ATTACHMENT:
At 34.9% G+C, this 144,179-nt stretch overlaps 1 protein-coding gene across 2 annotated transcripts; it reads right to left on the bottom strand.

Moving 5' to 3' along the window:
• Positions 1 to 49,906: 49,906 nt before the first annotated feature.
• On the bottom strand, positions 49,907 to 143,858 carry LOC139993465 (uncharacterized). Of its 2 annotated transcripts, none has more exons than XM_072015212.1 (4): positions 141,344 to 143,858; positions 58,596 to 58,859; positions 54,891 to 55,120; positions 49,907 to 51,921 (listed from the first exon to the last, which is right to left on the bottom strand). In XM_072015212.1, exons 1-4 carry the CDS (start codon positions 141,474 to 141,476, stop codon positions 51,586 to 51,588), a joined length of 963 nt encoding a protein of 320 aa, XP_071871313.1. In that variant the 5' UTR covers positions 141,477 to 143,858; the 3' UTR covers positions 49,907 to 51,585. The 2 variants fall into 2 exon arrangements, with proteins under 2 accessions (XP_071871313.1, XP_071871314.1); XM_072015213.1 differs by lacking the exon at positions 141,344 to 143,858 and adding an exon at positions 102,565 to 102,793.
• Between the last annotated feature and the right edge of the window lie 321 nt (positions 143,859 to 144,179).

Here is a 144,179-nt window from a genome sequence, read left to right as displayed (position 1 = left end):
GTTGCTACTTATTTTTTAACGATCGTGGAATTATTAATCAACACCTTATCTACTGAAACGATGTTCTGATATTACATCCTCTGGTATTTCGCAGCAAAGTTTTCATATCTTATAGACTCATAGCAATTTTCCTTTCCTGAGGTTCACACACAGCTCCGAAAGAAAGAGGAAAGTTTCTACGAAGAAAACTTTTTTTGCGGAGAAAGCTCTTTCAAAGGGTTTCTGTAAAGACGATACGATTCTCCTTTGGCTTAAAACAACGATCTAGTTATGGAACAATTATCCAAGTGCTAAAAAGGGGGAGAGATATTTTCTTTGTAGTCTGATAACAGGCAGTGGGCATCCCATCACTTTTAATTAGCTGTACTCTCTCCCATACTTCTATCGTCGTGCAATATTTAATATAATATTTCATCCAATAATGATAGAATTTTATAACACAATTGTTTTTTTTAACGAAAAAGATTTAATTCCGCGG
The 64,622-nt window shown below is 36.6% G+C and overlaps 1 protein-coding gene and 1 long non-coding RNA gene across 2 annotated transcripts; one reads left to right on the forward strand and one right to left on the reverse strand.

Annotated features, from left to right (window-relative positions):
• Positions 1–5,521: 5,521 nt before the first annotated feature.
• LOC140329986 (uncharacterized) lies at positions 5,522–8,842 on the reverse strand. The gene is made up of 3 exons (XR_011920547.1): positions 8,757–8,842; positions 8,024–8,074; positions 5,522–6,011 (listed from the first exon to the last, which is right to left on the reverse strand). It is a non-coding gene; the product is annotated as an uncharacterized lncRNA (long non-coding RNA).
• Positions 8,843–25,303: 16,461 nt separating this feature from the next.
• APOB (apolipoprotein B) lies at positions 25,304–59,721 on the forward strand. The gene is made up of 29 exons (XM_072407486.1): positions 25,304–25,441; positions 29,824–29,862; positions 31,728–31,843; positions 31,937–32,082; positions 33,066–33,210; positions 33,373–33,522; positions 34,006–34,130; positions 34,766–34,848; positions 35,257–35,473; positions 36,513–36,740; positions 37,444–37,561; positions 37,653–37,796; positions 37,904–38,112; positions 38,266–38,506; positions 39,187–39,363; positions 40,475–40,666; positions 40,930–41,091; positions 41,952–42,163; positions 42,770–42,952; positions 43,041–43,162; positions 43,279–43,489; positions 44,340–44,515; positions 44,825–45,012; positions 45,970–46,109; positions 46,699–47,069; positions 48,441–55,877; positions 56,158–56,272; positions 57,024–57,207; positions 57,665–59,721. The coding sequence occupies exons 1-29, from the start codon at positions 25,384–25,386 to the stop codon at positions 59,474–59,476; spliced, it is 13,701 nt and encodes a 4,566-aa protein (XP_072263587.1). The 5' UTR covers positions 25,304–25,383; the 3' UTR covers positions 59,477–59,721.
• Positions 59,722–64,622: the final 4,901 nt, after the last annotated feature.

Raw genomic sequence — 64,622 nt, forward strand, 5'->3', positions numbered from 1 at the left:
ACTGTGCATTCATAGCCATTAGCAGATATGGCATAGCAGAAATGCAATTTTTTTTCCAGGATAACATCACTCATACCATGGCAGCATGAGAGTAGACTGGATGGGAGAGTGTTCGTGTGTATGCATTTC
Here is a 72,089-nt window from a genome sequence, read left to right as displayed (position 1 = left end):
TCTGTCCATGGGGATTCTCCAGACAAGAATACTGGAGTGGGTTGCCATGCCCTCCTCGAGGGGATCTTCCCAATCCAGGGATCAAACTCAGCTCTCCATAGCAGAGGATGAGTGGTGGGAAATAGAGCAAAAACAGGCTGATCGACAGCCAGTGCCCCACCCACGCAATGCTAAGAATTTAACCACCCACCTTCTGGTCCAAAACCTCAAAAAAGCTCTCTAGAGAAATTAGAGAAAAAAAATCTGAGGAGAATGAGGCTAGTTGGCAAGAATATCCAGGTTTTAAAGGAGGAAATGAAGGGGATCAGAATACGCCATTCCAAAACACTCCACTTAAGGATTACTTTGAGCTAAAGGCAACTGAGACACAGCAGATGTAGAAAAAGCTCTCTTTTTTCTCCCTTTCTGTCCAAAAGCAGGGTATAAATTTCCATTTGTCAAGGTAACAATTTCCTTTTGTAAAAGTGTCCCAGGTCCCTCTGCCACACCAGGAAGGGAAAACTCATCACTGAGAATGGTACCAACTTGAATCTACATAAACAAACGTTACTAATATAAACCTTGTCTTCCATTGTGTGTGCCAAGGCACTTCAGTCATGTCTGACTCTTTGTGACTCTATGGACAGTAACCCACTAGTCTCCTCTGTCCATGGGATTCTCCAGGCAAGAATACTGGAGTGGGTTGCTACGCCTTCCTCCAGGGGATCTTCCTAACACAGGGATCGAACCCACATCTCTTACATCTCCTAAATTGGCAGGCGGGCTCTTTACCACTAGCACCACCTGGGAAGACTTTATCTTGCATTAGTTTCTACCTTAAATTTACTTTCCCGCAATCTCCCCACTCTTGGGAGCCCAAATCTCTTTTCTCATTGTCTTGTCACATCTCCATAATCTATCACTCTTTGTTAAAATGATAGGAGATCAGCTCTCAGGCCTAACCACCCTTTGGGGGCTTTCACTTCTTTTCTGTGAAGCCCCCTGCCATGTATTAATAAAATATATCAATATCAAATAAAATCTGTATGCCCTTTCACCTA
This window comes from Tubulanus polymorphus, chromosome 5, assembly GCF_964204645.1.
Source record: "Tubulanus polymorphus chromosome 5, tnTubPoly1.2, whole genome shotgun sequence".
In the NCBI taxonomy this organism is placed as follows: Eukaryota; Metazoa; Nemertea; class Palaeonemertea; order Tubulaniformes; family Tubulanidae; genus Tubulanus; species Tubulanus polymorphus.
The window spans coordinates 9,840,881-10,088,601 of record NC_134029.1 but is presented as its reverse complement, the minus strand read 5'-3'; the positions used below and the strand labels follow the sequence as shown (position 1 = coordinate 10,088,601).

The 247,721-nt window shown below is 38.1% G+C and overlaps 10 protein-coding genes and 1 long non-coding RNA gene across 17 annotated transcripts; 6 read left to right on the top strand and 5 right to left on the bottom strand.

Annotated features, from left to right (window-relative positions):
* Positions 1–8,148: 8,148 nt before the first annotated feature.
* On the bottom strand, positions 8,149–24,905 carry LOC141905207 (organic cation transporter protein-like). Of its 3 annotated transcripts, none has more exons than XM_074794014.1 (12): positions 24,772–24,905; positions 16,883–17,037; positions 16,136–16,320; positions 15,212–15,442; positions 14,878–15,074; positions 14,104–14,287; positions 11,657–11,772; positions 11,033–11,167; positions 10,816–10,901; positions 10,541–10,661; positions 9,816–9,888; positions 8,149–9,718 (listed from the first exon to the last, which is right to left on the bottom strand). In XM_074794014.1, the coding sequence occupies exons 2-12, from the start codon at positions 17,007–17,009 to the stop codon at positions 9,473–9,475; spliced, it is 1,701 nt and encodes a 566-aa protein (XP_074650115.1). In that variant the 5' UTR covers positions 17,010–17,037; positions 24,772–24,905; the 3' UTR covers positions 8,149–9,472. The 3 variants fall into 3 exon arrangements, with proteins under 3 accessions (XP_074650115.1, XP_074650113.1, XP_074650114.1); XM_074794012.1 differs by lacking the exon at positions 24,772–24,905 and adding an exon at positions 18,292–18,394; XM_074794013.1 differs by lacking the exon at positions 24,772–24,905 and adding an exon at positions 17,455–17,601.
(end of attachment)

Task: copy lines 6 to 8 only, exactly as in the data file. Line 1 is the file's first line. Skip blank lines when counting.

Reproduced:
Here is a 144,179-nt window from a genome sequence, read left to right as displayed (position 1 = left end):
GTTGCTACTTATTTTTTAACGATCGTGGAATTATTAATCAACACCTTATCTACTGAAACGATGTTCTGATATTACATCCTCTGGTATTTCGCAGCAAAGTTTTCATATCTTATAGACTCATAGCAATTTTCCTTTCCTGAGGTTCACACACAGCTCCGAAAGAAAGAGGAAAGTTTCTACGAAGAAAACTTTTTTTGCGGAGAAAGCTCTTTCAAAGGGTTTCTGTAAAGACGATACGATTCTCCTTTGGCTTAAAACAACGATCTAGTTATGGAACAATTATCCAAGTGCTAAAAAGGGGGAGAGATATTTTCTTTGTAGTCTGATAACAGGCAGTGGGCATCCCATCACTTTTAATTAGCTGTACTCTCTCCCATACTTCTATCGTCGTGCAATATTTAATATAATATTTCATCCAATAATGATAGAATTTTATAACACAATTGTTTTTTTTAACGAAAAAGATTTAATTCCGCGG
The 64,622-nt window shown below is 36.6% G+C and overlaps 1 protein-coding gene and 1 long non-coding RNA gene across 2 annotated transcripts; one reads left to right on the forward strand and one right to left on the reverse strand.